There was an old-fashioned union rally on Frankford Avenue on Tuesday. Signs were carried and slogans were chanted as more than 20 postal workers walked back and forth in front of U.S. Rep. Allyson Schwartz’s district office.
The members of the American Postal Workers Union, Local 7048, were on the 7200 block of Frankford Ave. to thank the congresswoman for her support of a bill they believe would help the U.S. Postal Service pay its own way and, therefore, preserve their jobs.
Joe Quinlan, the local’s political director, said House bill HR1351, if enacted, would stop what he called $75 billion in overpayments to the postal service’s pension fund. Putting that money aside, which was ordered by a 2006 law, amounts to “prefunding” the postal service’s pension for up to 75 years in the future, leaving no money to meet current operating expenses, Quinlan said.
The current pension regulations, he said, actually pay for postal workers who aren’t even born. HR 1351 removes that requirement, he added.
APWU members, along with members of the National Postal Mail Handlers Union, the National Association of Letter Carriers and the National Rural Letter Carriers Association, coordinated demonstrations outside every congressional office in the country on Tuesday, Quinlan said. Members of his local were planning to rally later in the day outside the Langhorne office of U.S. Rep. Mike Fitzpatrick (R-8th dist.), while letter carriers were slated to be outside Schwartz’s office later Tuesday afternoon.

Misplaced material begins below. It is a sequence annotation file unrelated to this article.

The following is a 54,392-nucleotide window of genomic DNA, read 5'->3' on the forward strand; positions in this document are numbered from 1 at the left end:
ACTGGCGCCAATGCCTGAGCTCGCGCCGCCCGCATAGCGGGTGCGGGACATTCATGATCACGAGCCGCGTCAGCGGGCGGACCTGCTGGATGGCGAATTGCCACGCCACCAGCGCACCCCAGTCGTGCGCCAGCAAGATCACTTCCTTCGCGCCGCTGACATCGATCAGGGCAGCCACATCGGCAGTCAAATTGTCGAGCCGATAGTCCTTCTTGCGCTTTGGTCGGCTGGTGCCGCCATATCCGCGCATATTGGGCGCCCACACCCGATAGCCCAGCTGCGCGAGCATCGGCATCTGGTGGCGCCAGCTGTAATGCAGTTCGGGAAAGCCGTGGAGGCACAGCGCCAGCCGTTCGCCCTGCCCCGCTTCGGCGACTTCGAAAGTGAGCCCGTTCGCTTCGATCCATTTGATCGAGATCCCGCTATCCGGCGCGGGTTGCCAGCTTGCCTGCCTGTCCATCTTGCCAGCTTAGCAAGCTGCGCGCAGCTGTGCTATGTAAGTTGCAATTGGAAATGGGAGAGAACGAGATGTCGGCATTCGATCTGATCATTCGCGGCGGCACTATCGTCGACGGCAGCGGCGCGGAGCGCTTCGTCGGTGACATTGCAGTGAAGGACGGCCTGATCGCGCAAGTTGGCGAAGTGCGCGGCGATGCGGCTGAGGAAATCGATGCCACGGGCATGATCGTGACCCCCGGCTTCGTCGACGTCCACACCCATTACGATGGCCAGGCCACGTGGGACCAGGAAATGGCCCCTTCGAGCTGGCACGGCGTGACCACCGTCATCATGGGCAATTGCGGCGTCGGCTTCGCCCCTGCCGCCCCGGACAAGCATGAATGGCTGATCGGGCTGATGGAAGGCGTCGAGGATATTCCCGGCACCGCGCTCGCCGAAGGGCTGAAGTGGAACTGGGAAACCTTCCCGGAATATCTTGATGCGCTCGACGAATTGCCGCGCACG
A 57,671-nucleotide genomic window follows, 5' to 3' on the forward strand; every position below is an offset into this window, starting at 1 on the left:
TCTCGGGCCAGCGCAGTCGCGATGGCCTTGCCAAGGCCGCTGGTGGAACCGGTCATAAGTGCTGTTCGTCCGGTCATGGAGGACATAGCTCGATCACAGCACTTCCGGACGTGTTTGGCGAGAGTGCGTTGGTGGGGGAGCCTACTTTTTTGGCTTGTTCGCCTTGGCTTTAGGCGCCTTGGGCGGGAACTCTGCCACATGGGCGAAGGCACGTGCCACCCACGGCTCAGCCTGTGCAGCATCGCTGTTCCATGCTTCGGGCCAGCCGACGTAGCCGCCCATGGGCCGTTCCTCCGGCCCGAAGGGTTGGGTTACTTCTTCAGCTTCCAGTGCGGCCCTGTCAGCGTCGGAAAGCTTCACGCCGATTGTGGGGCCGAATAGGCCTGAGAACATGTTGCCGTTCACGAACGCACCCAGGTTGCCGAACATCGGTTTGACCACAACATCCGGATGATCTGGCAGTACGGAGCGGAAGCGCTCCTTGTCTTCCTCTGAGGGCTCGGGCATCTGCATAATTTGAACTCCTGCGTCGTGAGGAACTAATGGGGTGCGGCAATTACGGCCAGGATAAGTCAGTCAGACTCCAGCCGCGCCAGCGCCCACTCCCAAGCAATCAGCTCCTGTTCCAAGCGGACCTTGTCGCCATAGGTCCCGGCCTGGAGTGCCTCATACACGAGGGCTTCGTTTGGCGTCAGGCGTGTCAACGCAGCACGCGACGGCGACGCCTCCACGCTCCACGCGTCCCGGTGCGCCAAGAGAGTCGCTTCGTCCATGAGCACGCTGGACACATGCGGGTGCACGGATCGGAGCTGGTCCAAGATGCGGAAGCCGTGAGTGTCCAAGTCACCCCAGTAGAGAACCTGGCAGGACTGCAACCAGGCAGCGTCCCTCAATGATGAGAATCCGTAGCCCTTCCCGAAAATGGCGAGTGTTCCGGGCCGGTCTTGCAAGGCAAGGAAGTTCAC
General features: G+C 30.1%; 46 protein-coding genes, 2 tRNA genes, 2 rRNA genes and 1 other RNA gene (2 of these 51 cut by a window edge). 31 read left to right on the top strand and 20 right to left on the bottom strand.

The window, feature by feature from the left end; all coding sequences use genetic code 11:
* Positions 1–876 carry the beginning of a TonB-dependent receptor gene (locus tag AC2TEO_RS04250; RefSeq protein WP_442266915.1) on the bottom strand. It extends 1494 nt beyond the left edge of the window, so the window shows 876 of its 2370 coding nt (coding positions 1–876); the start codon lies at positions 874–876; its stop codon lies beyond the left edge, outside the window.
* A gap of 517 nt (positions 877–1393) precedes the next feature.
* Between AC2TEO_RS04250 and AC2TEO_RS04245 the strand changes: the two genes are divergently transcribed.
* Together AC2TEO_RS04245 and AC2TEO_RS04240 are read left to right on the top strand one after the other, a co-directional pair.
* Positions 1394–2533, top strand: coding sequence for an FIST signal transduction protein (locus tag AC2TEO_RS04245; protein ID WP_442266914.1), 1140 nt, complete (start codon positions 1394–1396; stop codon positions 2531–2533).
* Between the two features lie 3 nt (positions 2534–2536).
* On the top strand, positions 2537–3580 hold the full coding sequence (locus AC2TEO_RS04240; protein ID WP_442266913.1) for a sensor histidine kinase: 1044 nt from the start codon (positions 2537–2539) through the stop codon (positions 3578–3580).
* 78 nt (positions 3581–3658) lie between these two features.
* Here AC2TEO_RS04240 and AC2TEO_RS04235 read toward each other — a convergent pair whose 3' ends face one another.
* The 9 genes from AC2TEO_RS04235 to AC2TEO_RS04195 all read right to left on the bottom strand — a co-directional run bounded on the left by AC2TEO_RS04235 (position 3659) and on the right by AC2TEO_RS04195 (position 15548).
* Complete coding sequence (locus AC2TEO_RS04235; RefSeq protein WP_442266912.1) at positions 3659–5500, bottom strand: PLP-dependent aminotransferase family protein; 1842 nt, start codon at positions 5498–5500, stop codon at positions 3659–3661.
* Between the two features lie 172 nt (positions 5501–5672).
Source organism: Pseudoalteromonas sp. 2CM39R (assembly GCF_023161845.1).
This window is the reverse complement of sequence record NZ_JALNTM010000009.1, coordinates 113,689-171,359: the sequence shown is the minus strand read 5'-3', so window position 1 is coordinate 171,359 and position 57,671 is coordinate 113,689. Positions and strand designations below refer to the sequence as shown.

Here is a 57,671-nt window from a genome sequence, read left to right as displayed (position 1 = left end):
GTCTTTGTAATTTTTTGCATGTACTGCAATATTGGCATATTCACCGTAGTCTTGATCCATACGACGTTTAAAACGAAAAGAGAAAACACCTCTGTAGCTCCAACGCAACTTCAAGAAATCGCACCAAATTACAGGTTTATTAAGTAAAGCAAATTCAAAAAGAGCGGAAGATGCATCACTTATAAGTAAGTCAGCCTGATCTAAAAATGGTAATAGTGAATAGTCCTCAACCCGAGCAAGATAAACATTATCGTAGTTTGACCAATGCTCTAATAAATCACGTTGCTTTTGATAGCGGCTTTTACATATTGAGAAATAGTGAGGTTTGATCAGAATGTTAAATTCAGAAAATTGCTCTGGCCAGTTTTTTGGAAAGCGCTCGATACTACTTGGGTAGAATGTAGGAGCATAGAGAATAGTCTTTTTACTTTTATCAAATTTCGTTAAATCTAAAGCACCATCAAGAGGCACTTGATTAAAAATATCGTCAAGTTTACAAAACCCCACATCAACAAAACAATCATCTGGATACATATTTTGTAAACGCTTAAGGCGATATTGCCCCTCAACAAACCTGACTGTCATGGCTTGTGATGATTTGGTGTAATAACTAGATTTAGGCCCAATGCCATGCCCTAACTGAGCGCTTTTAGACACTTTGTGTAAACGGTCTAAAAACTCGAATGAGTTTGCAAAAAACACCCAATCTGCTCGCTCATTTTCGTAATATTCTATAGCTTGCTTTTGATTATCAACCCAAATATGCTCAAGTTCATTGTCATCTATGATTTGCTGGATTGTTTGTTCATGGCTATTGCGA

The congresswoman’s office released a statement on her pension stance: “Both in this congressional term and in past congressional terms, Congresswoman Schwartz has signed on to legislation to enable greater flexibility regarding pension costs. She knows that we must improve the financial health of the postal service, and that by modifying the methodology used for meeting its pension costs under the Civil Service Retirement System, the postal service can meet its current obligations. For many years, the postal service has been overpaying this expense, and modifying the methodology would help provide flexibility to meet other needs.”
Vince Tarducci, president of Local 7048, said 216 House members from both parties support HR 1351, but that more backing is needed to get the measure out of committee for a full House vote. ••